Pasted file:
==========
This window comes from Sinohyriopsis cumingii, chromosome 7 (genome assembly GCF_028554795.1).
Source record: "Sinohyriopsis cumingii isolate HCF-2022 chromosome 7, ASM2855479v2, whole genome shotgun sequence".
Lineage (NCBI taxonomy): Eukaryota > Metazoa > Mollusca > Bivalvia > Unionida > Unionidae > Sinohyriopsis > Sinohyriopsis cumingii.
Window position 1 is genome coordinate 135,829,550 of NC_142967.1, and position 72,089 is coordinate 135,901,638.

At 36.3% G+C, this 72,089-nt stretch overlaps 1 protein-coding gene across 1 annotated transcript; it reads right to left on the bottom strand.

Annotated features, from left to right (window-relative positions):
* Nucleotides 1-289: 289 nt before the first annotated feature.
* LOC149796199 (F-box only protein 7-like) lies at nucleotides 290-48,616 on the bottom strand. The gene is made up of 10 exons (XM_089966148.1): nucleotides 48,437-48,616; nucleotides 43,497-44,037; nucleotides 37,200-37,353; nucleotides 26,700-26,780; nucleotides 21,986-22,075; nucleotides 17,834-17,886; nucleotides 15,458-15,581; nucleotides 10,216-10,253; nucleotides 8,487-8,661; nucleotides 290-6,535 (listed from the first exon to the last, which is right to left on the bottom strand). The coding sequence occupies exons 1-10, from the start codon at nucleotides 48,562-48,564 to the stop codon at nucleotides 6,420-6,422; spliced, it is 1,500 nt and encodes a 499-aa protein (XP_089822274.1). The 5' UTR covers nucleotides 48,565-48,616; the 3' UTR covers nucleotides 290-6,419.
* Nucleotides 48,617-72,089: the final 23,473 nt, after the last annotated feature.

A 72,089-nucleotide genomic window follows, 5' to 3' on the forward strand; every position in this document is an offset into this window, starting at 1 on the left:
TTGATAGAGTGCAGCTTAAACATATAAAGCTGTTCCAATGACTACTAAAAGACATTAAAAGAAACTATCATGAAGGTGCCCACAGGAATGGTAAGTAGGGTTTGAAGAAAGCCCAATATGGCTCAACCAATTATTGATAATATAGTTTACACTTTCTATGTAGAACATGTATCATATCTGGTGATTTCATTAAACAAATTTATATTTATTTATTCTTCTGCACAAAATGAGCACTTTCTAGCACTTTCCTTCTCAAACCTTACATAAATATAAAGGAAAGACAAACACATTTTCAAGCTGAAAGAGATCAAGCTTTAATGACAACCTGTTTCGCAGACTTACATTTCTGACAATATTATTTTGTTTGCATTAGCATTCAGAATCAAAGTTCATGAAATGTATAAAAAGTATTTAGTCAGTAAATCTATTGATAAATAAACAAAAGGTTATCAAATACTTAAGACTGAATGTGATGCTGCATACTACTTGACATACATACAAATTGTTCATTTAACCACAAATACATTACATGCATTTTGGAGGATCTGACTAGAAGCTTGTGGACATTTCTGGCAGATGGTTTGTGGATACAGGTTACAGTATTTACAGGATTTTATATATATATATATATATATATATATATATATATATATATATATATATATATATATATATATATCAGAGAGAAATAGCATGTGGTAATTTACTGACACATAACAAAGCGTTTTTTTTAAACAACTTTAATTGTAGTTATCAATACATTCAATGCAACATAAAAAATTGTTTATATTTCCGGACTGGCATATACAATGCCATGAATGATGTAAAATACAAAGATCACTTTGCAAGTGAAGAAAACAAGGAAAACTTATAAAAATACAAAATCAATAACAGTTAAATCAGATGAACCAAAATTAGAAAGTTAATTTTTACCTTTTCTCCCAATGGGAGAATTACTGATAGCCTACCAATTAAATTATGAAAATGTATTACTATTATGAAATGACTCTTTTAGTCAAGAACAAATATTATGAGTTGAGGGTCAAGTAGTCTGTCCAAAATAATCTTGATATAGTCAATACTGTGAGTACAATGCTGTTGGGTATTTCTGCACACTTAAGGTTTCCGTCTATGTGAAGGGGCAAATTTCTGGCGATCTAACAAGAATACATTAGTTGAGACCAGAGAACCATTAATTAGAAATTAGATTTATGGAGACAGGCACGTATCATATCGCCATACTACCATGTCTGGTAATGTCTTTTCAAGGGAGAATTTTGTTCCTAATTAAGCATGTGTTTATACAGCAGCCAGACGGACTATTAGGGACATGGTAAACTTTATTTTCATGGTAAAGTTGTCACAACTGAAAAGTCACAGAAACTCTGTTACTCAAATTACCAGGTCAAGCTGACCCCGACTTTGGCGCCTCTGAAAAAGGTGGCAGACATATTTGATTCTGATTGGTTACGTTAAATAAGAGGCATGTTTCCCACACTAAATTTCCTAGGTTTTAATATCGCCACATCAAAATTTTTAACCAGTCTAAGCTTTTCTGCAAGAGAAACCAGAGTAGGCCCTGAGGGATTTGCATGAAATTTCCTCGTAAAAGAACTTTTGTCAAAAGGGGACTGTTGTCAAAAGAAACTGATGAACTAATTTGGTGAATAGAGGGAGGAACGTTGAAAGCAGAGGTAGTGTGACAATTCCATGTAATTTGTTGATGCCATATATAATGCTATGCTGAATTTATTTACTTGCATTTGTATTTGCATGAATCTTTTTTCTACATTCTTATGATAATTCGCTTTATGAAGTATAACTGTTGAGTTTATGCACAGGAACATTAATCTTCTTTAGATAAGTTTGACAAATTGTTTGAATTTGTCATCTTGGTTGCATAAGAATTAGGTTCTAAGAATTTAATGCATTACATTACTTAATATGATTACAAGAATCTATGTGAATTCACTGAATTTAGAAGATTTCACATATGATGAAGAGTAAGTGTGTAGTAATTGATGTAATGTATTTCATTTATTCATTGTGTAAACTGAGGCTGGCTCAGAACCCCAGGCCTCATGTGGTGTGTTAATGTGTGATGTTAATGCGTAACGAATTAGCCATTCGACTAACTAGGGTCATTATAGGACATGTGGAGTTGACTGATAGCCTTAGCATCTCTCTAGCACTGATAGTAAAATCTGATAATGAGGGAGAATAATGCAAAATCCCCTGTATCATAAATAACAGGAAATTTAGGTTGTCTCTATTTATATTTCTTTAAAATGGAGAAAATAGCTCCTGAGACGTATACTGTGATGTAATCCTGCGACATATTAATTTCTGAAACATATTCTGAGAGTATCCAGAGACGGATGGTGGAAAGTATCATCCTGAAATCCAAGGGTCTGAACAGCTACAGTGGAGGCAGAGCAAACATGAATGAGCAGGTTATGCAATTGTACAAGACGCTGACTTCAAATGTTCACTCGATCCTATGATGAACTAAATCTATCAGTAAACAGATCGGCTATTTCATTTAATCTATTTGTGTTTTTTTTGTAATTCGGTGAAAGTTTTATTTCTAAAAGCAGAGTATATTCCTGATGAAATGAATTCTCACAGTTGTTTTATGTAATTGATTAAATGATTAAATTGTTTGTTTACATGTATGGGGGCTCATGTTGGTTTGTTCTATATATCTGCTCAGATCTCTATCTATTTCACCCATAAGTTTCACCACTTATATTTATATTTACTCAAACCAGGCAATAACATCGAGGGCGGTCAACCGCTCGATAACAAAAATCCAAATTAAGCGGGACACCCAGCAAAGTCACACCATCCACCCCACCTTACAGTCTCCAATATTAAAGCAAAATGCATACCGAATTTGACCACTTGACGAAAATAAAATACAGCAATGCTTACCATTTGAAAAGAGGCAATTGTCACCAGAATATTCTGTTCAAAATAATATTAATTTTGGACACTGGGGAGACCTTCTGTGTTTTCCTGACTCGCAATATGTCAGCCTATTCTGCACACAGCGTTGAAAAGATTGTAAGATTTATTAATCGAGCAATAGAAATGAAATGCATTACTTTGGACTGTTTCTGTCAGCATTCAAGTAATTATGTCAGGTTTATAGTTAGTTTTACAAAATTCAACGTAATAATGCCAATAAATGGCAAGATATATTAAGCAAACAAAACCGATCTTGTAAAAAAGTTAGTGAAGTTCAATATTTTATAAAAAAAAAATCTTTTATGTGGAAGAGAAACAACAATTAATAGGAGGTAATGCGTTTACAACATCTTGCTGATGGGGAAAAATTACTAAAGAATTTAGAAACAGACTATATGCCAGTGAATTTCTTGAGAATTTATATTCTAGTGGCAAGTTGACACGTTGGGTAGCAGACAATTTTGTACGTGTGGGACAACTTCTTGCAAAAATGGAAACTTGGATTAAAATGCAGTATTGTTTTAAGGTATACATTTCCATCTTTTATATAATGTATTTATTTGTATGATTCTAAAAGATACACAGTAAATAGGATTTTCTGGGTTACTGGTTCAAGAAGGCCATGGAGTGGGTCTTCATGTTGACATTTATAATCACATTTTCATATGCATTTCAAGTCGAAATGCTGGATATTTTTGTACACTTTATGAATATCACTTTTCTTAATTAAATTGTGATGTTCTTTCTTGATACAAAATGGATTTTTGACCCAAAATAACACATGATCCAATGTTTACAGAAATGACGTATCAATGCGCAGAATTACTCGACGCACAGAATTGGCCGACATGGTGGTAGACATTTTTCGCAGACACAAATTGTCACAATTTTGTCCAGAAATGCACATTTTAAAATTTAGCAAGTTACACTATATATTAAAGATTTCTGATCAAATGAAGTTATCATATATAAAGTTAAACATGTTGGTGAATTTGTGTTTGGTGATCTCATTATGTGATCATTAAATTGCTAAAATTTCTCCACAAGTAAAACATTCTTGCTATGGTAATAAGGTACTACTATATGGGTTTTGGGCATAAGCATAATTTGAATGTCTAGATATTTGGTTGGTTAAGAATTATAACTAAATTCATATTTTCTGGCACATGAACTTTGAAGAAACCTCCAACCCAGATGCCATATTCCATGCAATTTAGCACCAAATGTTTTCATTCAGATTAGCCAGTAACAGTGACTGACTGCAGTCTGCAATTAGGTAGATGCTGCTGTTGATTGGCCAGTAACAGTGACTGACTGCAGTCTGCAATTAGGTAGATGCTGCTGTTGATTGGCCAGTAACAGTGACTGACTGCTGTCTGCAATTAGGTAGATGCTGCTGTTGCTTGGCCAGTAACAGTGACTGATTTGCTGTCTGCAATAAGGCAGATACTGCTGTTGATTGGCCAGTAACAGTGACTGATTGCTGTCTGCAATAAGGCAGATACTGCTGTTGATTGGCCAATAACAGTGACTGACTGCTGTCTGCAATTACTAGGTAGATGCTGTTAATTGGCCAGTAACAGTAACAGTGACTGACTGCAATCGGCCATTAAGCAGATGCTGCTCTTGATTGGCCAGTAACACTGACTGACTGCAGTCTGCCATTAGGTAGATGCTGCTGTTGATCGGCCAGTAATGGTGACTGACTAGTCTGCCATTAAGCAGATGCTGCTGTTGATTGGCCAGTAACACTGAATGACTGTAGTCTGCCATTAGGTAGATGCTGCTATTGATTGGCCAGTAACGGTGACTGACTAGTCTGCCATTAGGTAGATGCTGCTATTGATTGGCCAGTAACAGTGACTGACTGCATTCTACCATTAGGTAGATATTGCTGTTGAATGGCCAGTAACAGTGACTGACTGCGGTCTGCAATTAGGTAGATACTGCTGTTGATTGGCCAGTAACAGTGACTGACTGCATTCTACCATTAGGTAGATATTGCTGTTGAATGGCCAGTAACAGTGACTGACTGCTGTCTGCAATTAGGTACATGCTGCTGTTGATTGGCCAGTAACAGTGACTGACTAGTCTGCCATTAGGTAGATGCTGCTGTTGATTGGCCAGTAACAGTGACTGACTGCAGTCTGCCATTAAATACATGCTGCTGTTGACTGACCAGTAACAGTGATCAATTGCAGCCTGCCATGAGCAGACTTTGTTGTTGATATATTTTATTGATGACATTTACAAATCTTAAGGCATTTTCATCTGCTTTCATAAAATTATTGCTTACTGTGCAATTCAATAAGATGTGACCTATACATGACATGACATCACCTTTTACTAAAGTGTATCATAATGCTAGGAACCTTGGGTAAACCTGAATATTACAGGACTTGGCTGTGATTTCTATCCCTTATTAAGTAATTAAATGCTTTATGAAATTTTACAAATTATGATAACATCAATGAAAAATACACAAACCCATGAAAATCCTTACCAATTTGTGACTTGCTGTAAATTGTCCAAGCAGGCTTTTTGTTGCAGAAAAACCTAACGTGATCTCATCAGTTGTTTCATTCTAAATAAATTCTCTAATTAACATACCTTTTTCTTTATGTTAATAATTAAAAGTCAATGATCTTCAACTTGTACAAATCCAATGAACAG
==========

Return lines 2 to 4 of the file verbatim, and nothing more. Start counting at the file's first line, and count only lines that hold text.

Source record: "Sinohyriopsis cumingii isolate HCF-2022 chromosome 7, ASM2855479v2, whole genome shotgun sequence".
Lineage (NCBI taxonomy): Eukaryota > Metazoa > Mollusca > Bivalvia > Unionida > Unionidae > Sinohyriopsis > Sinohyriopsis cumingii.
Window position 1 is genome coordinate 135,829,550 of NC_142967.1, and position 72,089 is coordinate 135,901,638.